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New Graduates: Matching the Reality of Finding a Job to Your Dream of Starting a Career

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Graduation season is here, and many new resumes are being dumped onto job sites and employment offices! Thousands are joining the millions of already existing folks looking for work - jobs and careers. What will make one person's search more successful than the other....What does the new kid on the block need to know?

Here are some of the most effective tips to employ in today's job search:

1. Do Your Homework! You may have graduated with honors, but the real research begins now. Invest everything you have available into studying your opportunities. Search prospective company websites, and do google alerts to learn what they aren't saying about themselves. Even the best companies won't always keep the most current news about them posted. Begin paying attention to early morning business shows that highlight company performance, and read local information to know what's going on in the market you are looking to work in.

Once you know all you can about the company(ies) you're interested in, remember to tailor your resume, truthfully, to each company. It may require a little more effort on your part, but it will really pay off in how you are perceived by the people who read it.

2. Ask Somebody! Everyone you know above the age of 21 knows someone who knows someone who works in a company you want to be employed by. Work EVERY contact you have, and stay constant in your follow through. Don't be shy about checking in every day with contacts you've made!

Throughout life, WHO you know is of value, so ask parent's friends, people you-and/or your family have been loyal customers to, organization members and people at your place of worship. Personal referrals remain one of the strongest door openers to employment opportunities, so Ask Somebody!

3. Think Small! Many graduating students are most often aware only of large company names, as they have strong brand identity. However, it is the small and mid sized companies that are doing the most hiring right now. Target these companies ambitiously; their human resources departments or hiring managers often are more available to see you themselves, if your resume or referral is strong. They make hiring decisions more quickly than larger companies, and offer good career growth opportunities.

Note: If you can afford it, offer to intern in one of these companies once you ascertain that you would like to work there. If you're told no internship program is in place, create one and present yourself as the fit. Over the last month, I have witnessed sixteen people in one community who went on to gain full time employment as a result of offering to intern in environments they really wanted to work in. Imagine what can happen for you in your community, if you do your homework, go in with strong referrals, ask for the opportunity and create your own job. Even if you will need to work temporary assignments to earn money while you learn in a non-paying intern position, you will be gaining great experience as well as windows for full time opportunity.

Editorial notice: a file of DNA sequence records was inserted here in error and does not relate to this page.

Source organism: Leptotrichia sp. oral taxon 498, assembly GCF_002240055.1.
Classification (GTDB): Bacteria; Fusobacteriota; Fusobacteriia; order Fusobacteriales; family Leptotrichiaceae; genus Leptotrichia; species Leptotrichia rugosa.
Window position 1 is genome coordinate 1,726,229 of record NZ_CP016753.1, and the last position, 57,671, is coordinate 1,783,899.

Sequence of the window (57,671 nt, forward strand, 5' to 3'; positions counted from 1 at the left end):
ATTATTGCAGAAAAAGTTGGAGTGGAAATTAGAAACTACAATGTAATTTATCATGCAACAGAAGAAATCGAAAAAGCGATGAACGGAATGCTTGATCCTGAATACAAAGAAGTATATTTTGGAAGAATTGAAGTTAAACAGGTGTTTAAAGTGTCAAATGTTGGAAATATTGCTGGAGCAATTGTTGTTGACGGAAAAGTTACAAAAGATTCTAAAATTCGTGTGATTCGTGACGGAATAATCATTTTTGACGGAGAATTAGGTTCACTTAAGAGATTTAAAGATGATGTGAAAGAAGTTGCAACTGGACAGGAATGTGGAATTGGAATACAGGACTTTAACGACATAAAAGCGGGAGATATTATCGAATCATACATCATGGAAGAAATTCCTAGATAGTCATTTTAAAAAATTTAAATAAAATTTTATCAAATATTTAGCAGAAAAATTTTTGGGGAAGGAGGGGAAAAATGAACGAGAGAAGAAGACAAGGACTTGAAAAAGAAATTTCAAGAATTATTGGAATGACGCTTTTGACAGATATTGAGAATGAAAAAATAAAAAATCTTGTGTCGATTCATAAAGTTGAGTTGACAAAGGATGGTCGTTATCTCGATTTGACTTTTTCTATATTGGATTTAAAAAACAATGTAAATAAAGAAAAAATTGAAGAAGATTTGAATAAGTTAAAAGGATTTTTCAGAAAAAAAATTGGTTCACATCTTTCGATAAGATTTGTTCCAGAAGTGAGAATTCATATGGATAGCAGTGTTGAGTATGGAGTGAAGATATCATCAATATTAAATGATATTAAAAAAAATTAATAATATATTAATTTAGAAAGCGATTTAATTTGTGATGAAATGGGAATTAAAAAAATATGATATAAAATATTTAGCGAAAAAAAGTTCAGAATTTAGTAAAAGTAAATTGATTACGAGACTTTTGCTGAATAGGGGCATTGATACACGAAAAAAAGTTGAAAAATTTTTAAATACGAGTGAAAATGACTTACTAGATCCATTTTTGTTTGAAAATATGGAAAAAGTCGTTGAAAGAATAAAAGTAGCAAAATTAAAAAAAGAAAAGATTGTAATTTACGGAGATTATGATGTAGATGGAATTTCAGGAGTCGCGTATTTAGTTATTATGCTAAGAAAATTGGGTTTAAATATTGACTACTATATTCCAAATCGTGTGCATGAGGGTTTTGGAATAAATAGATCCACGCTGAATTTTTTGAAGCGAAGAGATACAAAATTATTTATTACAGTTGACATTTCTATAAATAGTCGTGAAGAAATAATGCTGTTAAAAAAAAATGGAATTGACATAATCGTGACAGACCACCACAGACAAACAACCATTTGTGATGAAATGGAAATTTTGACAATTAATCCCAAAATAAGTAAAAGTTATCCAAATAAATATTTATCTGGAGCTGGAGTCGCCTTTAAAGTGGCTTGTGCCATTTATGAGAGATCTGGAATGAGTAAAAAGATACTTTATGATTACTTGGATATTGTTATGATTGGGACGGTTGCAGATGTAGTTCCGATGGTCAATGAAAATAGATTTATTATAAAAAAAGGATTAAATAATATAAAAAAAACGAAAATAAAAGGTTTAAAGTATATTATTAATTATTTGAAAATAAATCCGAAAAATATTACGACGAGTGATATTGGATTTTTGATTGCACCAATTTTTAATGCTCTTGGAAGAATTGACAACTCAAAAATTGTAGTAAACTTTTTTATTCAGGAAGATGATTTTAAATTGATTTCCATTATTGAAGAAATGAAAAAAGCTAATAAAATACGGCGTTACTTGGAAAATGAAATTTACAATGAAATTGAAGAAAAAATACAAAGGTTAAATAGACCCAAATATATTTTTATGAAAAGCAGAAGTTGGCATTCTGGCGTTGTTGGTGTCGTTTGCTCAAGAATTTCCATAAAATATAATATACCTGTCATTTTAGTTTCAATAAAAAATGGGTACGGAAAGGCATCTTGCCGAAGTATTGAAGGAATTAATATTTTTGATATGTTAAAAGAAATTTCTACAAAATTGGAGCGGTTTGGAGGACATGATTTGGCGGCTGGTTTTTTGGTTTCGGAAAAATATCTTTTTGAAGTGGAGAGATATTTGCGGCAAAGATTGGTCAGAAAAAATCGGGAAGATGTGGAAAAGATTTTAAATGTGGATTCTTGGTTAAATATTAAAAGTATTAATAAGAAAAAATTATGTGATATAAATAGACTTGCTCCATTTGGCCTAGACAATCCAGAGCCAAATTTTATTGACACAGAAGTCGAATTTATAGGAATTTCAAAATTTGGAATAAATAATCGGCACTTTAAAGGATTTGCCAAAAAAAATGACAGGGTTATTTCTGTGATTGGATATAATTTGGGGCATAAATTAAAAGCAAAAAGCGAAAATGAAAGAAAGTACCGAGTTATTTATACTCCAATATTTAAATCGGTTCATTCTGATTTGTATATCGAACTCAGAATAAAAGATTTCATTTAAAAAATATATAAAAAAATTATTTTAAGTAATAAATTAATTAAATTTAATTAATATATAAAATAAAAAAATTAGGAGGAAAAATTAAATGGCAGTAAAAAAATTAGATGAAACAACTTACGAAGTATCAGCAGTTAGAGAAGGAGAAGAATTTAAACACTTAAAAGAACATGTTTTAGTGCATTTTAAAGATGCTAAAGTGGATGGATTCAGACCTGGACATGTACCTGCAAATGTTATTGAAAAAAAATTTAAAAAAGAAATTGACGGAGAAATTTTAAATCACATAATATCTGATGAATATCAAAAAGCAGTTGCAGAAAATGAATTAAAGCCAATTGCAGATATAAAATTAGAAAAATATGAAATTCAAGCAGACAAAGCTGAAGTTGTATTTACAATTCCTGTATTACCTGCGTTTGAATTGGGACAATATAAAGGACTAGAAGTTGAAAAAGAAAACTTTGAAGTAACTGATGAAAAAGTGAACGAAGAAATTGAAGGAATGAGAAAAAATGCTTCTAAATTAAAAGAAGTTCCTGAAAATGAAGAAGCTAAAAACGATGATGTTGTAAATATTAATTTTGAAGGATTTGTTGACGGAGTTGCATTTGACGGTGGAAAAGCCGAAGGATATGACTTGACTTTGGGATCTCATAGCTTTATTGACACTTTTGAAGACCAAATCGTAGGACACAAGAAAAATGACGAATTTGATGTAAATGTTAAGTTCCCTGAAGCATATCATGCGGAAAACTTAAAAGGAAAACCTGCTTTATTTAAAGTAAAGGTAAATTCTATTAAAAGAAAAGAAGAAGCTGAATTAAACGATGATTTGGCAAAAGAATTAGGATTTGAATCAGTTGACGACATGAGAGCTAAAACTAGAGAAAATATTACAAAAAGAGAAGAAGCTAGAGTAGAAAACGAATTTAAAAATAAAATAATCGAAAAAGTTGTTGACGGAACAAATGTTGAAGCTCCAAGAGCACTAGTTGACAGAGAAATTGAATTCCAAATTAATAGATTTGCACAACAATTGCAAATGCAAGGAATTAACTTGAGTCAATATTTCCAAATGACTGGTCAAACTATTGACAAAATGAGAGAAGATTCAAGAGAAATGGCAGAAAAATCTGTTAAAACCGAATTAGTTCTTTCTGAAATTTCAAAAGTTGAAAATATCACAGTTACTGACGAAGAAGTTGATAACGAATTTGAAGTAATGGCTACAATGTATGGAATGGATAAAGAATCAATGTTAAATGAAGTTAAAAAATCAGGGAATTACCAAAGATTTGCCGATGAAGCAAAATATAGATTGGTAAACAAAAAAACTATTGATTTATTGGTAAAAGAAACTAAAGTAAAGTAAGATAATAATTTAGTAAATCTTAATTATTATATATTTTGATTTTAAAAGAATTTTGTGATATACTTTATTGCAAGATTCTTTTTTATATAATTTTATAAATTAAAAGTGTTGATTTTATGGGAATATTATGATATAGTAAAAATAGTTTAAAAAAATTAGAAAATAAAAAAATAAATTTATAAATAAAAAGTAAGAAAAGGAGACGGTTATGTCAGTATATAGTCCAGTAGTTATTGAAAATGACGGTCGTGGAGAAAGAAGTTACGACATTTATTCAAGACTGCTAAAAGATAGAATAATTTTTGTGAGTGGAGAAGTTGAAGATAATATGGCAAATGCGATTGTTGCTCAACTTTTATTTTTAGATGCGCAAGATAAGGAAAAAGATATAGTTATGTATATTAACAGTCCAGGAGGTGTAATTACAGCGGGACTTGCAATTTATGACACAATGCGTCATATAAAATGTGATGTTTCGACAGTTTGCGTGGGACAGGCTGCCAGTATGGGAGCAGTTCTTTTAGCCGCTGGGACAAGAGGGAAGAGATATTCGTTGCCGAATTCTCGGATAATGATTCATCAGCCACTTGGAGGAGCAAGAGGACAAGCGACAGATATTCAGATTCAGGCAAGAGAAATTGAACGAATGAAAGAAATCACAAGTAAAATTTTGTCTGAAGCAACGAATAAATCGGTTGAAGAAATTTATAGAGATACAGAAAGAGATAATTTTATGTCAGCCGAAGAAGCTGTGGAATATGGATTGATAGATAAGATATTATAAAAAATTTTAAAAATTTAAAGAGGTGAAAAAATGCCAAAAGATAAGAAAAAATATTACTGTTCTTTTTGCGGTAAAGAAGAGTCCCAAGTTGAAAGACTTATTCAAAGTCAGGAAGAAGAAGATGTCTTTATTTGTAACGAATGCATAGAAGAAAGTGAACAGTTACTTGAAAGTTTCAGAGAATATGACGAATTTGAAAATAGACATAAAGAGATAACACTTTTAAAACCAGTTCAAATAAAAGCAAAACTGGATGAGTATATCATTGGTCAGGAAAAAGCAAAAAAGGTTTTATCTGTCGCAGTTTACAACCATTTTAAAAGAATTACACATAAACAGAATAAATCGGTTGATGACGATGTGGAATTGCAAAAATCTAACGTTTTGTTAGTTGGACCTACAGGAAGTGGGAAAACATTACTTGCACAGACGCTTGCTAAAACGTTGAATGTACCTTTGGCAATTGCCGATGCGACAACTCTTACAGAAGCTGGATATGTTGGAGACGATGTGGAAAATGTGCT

4. Follow Every Lead! The time you invest in one interview can, and should, lead you to the next one. If you're conducting your own job search, be bold to ask about other opportunities in the company, and for an interview referral to explore it. Make yourself known as a 'company fit', not just a 'department fit'.

In today's work culture, employees are highly valued when they have mobile skills and attitudes. Fresh out of school, you are expected to bring new, creative thought to your hiring company, regardless of where you start out working. Make yourself known right away as someone who has done homework on the company and is passionate about working there, not just getting a job.

5. Work Your Network! If you haven't joined the alumni organization at your school yet...make sure you do right now! Alumni organizations offer strong referral and reference support. Go to all your school's alumni mixers and locate all the active alumni in your area. They well may introduce you to job openings in their companies, and can be a great reference once you get to know them well.

Alumni networks also post job chats and hiring information. Don't think of your alumni organization as a social connection to what is about to become your past...Think of it as a professional connection to your future!